“It’s a big question: what is the South?” Gonnord says. He approached the question with trips to Atlanta in March (his first visit to the region) and again in May, and he’s now here again until December. Even with the several month-long visits, he says he feels that he’s still just beginning to scratch the surface of the region.
“I think it needs time,” he says. “I know Spain, I know Portugal, I know France, I know Italy. I’m used to coming back and coming back. But I do not know this territory. I need to breathe, I need to feel, I need to be like a sponge. It needs time, like archaeology.”
He knows about taking his time. He often photographs individuals who belong to old, close-knit, even closed-off communities — geisha, yakuza, immigrants from Eastern Europe, Jews in Venice, Gypsies in Seville, farmers in rural Spain, villagers in Portugal, who are not usually accustomed to or comfortable with having their portrait taken by an artist. “You are never welcome,” Gonnord says. “You have to spend time. You have to be patient. I’m never in a hurry. I have to connect with 100 people to convince one. I live with people. I try to transmit why I am so fascinated with them. And finally they say, ‘Pierre, let’s try.’ “
Most of the images in his group of Southern photographs were taken in or near Atlanta or Birmingham. (On his current trip he plans to travel more extensively, to Savannah, Mobile, New Orleans and Mississippi.) Among the Atlantans whose portraits are currently hanging in the SCAD galleries are two black women who were involved in the civil rights movement and were photographed in their Auburn Street residence, a homeless man the photographer met through the Atlanta Task Force for the Homeless, and a spirited little girl from a wealthy family in Cabbagetown.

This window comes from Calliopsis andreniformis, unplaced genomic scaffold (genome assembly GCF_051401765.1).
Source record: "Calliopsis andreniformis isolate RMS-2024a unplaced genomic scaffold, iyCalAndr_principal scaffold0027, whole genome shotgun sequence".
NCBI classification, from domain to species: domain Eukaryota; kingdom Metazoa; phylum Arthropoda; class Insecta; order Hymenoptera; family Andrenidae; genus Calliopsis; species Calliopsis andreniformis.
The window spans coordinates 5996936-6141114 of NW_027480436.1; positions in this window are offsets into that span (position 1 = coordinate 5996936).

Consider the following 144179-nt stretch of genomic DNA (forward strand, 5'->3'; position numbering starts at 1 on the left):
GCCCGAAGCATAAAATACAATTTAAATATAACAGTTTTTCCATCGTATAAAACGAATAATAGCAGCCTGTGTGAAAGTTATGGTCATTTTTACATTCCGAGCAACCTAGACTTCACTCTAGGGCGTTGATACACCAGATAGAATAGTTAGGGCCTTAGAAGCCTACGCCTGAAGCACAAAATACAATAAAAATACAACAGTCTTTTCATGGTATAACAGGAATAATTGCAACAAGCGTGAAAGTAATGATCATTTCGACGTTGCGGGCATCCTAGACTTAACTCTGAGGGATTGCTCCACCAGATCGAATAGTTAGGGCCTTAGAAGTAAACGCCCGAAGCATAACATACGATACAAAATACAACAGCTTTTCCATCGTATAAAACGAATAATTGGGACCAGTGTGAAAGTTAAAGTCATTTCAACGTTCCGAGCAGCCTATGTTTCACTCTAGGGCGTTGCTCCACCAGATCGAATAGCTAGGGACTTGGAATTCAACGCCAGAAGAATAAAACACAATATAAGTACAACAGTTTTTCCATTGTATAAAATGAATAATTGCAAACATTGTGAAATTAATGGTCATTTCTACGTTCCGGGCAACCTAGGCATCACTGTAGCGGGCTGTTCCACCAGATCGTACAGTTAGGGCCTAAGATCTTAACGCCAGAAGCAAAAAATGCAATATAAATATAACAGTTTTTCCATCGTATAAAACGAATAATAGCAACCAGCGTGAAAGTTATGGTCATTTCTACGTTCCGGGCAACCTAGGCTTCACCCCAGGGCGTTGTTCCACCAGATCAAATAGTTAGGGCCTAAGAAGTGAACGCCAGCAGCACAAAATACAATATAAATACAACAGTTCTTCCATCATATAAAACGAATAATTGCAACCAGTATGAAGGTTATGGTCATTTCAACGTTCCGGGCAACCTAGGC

One of the most striking portraits is of a black Birmingham woman wearing an elegant hat. “I thought very much of the servant of the house [Dilsey] in [Faulkner's] The Sound and the Fury,” Gonnord says. “She never talks but she knows the whole story. They talk about painting in relationship to my work, but there is nothing closer to portraiture than literature. I admire every great writer, especially if they are the master of human excavation. When I do a portrait, I’m trying to tell a story, to dig something beautiful inside someone and transmit it to the public.”
Through his visits to the South, he says, he’s grown to love the region and to recognize some common threads with the communities he has photographed elsewhere. “The South has been, like Spain and Portugal, the crossroads of many influences. I’m very seduced by the South. I like your culture; I want to celebrate it. I don’t want to say something; I want to question, sometimes with no answers. That’s what I like in Faulkner’s literature. There are no answers. It’s the human condition. I’m sure it’s not my last trip to the Southern U.S. I’ve started loving this region.”